ARTESOL Winter 1999

Nunan, D. 1989. Designing tasks for the communicative classroom. Cambridge, UK: Cambridge University Press. Short, D. 1991. Content-based English language teaching: A focus on teacher training. Cross Currents, 18. pp. 167-173 ___ .. 1994. Expanding middle school horizons: Integrating language, culture and social studies. TESOL Quarterly, 28. pp. 581608. Short, D., J. Crandall, and D. Christian. 1989. How to integrate language and content instruction: A training manual. Washington, DC: Center for Applied Linguistics. (ERIC Document Reproduction Service No. ED 305-824). Snow, M., and D. Brinton. 1988. Content-based language instruction: Investigating the effectiveness of the adjunct model. TESOL Quarterly, 22, pp. 553-574. Snow, M., M. Met, and F. Genesee. 1989. A conceptual framework for the integration of language and content in second and foreign language instruction. TESOL Quarterly, 23, pp. 201-217. Stoller, F. 1997. Project work: A means to promote language content. English Teaching Forum, 35,4. pp. 2-9. Teemant, A., E. Bernhardt, and M. RodrĂ­guezMuĂąoz, 1996. Collaborating with contentare a teachers: What we need to share. TESOL Journal, 5. pp. 16-20.


-,.----------------------------------------"' ..

Developing critical thinking skills in ESP By Lynne Flowerdew Reprinted from TESOL Matters, Dec. 1998/ Jan. 1999



number of different syllabus types have been implemented for ESP courses over the past few years, inc1uding skills based, notional-functional, task based, and content based. (For a useful overview, see Jordan, 1997, chapter 4.) However, in this artic1e, 1 would like to suggest that regardless of syllabus type, ESP courses should also aim to develop critical thinking skills, especially if the courses are conducted for academic purposes within an academic setting. Ballard (1996) highlights the importance of such analytical approaches to learning at the tertiary level, where students are normally expected to demonstrate that they can systernatically organize their ideas and present their evidence to formulate a coherent argument. Many prominent ESP practitioners, such as Belecher, Swales, and Feak, have emphasized the value of addressing higher order cognitive skills in ESP as well. Therefore, language/skills instructions at the tertiary level should not merely be relegated to the teaching of proper gramrnar and appropriate genres but should inc1ude training in sound thinking, too.

What kind of critical thinking development is appropriate for an ESP course? 1 think Gardner (1996) provides the best answer when he explains that critical thinking embodies three separate skills: analysis, synthesis and evaluation. These skills are important because they allow a person to look bellow the surface of words to understand a writer's intended meanings and purposes. At a university, these skills can be developed when students leam to write an analytical report -a genre cornmonly taught in rnany university ESP courses. At the Hong Kong University of Science and Technology, for example, students hone their critical thinking skills of analysis, synthesis, and evaluation when they write reports for the course Technical Cornmunication Skills. In one recent assignrnent, students evaluated the new Srnartcard that was designed to rnake ticket purchases on the Mass Transit Railway (MTR) in Hong Kong more convenient. Students based their reports on the analysis of primary-source data (i.e., survey questionnaires, observations, and (continues on page J 6)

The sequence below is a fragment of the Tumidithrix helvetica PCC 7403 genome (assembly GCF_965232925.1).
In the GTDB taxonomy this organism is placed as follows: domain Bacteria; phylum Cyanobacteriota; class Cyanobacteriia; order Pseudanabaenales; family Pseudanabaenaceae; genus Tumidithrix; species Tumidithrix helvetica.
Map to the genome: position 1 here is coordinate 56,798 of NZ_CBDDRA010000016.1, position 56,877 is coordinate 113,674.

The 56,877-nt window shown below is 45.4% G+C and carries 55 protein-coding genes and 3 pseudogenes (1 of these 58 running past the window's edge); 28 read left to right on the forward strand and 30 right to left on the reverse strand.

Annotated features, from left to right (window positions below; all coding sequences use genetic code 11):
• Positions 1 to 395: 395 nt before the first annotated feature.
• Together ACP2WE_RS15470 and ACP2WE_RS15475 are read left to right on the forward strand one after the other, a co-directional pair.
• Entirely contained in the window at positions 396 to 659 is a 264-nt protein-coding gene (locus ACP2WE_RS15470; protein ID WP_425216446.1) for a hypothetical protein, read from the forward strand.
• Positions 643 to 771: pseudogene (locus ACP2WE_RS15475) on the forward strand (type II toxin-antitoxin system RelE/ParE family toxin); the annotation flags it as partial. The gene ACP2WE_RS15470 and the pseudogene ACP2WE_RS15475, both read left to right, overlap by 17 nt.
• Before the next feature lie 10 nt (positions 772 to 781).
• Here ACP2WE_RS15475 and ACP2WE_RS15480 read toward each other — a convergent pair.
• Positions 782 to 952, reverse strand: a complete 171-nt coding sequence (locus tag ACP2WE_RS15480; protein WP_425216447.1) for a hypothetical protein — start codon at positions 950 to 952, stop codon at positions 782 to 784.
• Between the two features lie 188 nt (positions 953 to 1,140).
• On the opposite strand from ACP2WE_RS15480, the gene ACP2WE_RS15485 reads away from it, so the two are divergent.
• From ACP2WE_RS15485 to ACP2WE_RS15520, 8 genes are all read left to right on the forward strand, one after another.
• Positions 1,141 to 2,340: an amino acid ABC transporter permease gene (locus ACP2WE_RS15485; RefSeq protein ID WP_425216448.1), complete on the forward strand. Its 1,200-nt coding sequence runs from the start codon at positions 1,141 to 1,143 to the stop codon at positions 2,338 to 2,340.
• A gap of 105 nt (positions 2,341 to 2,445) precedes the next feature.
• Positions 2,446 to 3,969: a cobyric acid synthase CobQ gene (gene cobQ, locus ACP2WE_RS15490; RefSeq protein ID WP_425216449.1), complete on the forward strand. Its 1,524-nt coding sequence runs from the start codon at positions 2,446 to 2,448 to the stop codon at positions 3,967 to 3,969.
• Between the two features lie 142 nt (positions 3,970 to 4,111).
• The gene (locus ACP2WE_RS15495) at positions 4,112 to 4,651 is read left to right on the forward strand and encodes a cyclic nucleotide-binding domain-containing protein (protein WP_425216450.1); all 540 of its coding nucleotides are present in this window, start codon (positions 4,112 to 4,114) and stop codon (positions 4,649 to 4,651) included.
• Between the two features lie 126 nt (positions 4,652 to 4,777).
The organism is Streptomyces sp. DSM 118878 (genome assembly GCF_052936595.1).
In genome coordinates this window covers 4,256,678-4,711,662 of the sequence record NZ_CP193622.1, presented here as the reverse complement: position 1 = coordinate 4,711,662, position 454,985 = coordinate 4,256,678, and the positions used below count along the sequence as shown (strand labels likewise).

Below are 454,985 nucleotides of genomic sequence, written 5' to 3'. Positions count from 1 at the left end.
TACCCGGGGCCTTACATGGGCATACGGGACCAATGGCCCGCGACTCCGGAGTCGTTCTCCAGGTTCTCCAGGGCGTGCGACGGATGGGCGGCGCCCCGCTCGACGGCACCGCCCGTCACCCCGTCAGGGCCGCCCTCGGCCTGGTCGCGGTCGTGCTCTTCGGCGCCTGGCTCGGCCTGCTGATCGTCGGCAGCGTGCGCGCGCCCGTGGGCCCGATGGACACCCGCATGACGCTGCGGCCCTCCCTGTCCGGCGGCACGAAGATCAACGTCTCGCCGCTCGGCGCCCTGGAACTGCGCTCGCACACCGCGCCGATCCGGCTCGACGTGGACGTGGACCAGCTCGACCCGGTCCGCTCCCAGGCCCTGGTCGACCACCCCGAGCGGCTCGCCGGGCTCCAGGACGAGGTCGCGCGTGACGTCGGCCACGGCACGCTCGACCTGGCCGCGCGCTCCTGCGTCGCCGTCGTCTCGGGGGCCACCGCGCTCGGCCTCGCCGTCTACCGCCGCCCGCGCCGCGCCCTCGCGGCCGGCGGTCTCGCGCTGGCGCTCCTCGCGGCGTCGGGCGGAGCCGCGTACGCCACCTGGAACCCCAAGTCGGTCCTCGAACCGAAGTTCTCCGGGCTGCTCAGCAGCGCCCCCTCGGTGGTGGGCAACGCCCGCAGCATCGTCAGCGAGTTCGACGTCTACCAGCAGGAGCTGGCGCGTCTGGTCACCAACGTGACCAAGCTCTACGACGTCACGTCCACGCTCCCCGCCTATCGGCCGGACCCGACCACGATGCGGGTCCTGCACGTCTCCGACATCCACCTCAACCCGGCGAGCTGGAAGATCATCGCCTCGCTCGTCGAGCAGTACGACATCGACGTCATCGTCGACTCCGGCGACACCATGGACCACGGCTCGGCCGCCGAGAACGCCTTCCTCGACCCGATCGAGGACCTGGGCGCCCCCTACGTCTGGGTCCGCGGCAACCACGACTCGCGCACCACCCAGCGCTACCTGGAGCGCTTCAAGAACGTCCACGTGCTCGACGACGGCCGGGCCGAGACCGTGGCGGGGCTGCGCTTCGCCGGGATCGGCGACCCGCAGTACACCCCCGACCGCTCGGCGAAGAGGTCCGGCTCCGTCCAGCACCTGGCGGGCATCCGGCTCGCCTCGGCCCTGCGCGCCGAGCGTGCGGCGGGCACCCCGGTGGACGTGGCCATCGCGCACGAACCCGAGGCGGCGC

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(from page 15)

interviews) and secondary-source data (i.e., the MTR's Web page). Different parts of the report required thinking, let's look at the assignment in more detail. ANALYSIS

This skill involves considering the relationship of the parts to the whole and inc1udes such aspects as distinguishing relevant from nonrelevant information, understanding conceptual divisions of a subject and its subdivisions, distinguishing more essential from less essential information and ordering it appropriately, and offer explanations. For instance, distinguishing relevant from nonre1evant information is important when writing the background and scope section of a reporto Looking below the surface of a text to make inferences and offer explanations is particularly relevant for the discussion section of a report, which gives an analysis and interpretation of the results based on sound reasoning and often cornmonsense or background knowledge of the subject. In the report mentioned above, students were expected to explain why, according to their survey data, the percentage of respondents who reported using the Smartcard had doubled during recent months. Students postulated the following three causes: (a) because the cornmon stored value ticket had been sus-

pended, the Smartcard had become the only choice for stored valued payrnent for traveling on the MTR; (b) as more and more bus routers implemented the Smartcard system, it became more widely used; and (c) because the new card had been extensively promoted, more people were aware of its existence and, thus, used it. To promote better critical thinking on this topic, c1ass discussions were then held to consider if the reasons put forward were valido Students were also asked to categorize their reasons into major and minor ones. SYNTHESIS